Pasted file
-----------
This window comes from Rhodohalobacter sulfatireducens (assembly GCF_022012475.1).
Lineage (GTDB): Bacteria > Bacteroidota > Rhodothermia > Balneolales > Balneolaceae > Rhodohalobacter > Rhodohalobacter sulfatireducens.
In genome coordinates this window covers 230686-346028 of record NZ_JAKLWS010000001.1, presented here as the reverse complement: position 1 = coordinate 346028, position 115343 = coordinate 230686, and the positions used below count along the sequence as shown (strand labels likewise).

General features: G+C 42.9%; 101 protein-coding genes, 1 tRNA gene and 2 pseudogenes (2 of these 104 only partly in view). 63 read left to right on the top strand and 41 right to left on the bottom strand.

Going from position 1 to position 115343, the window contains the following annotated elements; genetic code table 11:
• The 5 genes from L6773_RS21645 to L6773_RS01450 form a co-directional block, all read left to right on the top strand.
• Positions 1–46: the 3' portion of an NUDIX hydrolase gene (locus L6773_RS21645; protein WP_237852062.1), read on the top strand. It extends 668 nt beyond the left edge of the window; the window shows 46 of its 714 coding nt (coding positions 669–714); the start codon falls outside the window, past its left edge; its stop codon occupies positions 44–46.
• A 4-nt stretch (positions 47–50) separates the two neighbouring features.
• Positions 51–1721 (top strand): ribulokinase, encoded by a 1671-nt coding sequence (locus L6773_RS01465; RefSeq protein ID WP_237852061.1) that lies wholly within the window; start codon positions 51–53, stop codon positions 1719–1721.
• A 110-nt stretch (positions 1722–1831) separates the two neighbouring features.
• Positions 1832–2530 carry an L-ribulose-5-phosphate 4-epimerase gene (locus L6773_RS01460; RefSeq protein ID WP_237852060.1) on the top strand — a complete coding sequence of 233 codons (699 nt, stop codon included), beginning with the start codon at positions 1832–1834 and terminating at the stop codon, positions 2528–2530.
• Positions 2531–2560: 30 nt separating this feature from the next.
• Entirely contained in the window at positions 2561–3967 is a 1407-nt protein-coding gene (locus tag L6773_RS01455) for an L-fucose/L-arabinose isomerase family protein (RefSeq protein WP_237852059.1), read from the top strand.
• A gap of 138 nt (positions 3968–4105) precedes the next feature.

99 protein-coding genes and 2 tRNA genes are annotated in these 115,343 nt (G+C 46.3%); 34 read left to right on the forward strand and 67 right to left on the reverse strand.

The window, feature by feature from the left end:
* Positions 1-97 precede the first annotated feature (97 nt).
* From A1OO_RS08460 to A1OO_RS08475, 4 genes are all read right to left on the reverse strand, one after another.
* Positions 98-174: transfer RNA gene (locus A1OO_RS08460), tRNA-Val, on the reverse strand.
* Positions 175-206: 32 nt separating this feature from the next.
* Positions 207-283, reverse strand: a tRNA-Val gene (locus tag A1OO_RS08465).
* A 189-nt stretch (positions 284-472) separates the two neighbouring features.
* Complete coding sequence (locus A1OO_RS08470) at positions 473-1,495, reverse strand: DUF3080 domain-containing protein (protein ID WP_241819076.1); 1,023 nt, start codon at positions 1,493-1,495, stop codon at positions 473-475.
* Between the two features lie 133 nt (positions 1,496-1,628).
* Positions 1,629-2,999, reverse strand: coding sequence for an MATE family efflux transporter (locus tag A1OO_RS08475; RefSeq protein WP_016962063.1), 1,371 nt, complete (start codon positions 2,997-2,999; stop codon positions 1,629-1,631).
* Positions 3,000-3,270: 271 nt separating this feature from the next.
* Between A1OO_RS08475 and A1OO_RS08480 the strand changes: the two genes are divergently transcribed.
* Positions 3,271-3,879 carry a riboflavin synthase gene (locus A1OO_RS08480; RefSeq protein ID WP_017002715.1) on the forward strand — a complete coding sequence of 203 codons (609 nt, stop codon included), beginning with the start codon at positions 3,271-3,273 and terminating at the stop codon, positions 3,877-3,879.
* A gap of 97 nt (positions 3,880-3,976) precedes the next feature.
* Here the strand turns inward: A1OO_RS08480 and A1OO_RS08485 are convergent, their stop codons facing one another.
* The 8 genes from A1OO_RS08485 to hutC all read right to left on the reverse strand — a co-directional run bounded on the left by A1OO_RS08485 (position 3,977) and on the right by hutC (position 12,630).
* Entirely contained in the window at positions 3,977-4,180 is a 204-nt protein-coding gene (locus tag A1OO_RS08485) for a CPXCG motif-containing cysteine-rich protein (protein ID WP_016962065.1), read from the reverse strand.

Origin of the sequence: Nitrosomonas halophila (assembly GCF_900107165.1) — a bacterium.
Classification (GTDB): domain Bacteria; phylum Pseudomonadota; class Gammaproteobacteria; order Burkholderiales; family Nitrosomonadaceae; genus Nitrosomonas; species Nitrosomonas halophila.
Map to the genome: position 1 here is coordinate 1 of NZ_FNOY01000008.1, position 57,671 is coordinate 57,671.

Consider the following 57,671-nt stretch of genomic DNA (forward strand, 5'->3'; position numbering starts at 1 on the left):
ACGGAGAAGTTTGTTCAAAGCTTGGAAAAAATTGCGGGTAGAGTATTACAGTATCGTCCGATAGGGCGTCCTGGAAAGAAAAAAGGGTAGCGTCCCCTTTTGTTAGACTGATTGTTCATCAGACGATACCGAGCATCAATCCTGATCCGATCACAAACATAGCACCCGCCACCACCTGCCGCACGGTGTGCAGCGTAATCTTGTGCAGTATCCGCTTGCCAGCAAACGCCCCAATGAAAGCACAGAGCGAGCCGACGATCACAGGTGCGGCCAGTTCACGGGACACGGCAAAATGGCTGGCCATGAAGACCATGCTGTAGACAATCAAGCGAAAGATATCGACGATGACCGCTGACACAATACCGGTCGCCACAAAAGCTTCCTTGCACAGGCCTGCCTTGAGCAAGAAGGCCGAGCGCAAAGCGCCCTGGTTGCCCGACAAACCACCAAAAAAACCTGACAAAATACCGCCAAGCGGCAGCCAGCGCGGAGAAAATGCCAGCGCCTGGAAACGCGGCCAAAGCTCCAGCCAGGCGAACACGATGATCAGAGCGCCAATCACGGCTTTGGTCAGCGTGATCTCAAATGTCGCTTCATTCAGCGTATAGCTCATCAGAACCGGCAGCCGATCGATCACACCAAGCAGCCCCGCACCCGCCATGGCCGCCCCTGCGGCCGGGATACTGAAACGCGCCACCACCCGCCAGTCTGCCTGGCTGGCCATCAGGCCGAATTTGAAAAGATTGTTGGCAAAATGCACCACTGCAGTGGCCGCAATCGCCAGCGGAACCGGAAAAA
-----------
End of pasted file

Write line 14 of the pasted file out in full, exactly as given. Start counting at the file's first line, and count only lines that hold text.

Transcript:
• A gap of 138 nt (positions 3968–4105) precedes the next feature.